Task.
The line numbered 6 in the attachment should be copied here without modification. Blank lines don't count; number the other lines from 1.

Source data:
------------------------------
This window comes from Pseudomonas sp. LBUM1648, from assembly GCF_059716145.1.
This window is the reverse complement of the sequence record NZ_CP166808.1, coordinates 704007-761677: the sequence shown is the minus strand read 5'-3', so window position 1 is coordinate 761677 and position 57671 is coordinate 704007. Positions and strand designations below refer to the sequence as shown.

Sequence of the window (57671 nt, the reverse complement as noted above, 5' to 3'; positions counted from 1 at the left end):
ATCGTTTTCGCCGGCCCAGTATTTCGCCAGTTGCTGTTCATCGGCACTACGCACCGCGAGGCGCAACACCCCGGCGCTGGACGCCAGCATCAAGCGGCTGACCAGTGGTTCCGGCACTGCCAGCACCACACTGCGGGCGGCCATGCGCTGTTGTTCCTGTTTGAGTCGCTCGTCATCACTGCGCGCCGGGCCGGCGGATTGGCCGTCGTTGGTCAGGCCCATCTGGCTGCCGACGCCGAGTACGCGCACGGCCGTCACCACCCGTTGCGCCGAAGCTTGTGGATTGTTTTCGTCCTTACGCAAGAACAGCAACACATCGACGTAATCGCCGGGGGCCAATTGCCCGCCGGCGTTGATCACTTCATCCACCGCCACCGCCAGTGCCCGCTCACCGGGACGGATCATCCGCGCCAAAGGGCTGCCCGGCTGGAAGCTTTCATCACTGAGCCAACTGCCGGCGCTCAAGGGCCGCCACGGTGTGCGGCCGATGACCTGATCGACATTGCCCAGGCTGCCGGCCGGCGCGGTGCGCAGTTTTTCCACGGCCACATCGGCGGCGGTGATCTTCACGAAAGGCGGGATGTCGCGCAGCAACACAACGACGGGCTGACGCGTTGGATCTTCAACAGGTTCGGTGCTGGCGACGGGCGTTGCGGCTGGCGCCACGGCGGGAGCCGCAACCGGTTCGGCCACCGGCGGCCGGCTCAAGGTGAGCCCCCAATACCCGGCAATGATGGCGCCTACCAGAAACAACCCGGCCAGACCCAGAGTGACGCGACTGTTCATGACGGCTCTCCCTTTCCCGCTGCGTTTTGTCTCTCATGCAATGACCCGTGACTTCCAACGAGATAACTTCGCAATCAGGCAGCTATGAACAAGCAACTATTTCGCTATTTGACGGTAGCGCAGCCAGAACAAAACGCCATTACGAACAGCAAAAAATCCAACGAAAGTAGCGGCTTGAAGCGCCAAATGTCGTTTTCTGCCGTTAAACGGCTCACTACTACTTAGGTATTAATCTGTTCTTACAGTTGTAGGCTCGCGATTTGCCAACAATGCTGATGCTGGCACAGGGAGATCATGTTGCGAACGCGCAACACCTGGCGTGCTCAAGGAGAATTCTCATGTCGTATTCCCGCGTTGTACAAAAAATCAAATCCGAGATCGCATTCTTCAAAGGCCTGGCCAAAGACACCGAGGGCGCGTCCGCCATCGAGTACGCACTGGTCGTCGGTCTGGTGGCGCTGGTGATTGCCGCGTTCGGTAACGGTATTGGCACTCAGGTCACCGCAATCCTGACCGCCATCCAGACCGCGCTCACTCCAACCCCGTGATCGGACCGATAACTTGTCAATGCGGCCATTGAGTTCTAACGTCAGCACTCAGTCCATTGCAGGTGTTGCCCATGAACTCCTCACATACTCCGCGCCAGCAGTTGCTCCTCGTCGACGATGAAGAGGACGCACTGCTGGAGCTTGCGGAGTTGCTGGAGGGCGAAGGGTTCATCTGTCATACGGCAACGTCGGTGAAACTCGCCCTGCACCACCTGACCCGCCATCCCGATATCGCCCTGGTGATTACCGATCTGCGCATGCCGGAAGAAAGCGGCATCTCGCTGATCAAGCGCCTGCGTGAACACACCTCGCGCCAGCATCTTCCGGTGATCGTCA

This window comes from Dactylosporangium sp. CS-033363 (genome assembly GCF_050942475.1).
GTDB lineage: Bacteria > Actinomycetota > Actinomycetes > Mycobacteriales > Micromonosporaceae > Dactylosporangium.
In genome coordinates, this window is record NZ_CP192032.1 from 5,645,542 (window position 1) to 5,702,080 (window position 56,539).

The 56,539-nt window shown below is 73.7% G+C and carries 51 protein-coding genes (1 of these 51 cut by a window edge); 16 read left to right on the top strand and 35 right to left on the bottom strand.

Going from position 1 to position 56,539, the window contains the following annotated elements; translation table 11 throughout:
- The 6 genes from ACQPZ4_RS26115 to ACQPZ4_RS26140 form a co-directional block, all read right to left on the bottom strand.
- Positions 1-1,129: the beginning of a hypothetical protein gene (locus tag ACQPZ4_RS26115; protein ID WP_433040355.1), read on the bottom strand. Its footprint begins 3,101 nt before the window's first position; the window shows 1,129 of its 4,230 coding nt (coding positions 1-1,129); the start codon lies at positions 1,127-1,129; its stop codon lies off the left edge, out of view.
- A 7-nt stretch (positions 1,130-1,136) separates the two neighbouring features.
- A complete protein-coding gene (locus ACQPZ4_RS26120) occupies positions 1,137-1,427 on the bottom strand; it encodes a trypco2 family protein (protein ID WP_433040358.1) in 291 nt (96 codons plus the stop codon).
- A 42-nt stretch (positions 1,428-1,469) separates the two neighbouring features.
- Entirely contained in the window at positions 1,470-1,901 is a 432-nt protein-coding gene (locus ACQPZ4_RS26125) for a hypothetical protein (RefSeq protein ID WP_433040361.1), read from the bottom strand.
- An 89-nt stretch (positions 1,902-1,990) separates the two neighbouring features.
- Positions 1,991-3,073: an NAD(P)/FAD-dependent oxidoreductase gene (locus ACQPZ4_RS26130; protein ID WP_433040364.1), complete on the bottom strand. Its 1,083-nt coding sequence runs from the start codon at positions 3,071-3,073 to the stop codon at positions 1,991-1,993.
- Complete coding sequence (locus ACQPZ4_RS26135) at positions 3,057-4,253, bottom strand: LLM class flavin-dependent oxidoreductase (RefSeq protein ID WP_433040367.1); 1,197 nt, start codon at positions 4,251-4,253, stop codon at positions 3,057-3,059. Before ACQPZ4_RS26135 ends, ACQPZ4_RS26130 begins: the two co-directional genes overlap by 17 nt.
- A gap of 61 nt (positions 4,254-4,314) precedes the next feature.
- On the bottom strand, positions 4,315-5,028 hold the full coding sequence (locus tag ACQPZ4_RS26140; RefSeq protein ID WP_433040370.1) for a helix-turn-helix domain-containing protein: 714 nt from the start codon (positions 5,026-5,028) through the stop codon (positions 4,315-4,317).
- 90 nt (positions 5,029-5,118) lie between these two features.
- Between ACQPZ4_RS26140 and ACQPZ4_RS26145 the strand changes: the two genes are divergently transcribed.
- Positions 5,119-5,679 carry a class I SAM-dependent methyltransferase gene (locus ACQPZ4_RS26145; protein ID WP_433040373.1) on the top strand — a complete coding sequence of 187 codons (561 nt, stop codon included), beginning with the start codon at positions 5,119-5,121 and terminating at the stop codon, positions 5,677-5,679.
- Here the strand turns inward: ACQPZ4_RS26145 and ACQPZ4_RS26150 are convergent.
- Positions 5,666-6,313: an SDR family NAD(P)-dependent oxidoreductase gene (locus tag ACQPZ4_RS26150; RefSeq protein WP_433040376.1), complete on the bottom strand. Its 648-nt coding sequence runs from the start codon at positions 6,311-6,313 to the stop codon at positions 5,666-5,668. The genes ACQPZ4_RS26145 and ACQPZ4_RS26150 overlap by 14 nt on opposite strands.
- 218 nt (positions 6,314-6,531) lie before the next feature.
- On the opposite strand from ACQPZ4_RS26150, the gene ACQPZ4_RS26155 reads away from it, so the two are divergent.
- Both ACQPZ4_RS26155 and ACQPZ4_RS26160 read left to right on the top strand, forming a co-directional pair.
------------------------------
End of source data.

GTDB lineage: Bacteria > Actinomycetota > Actinomycetes > Mycobacteriales > Micromonosporaceae > Dactylosporangium.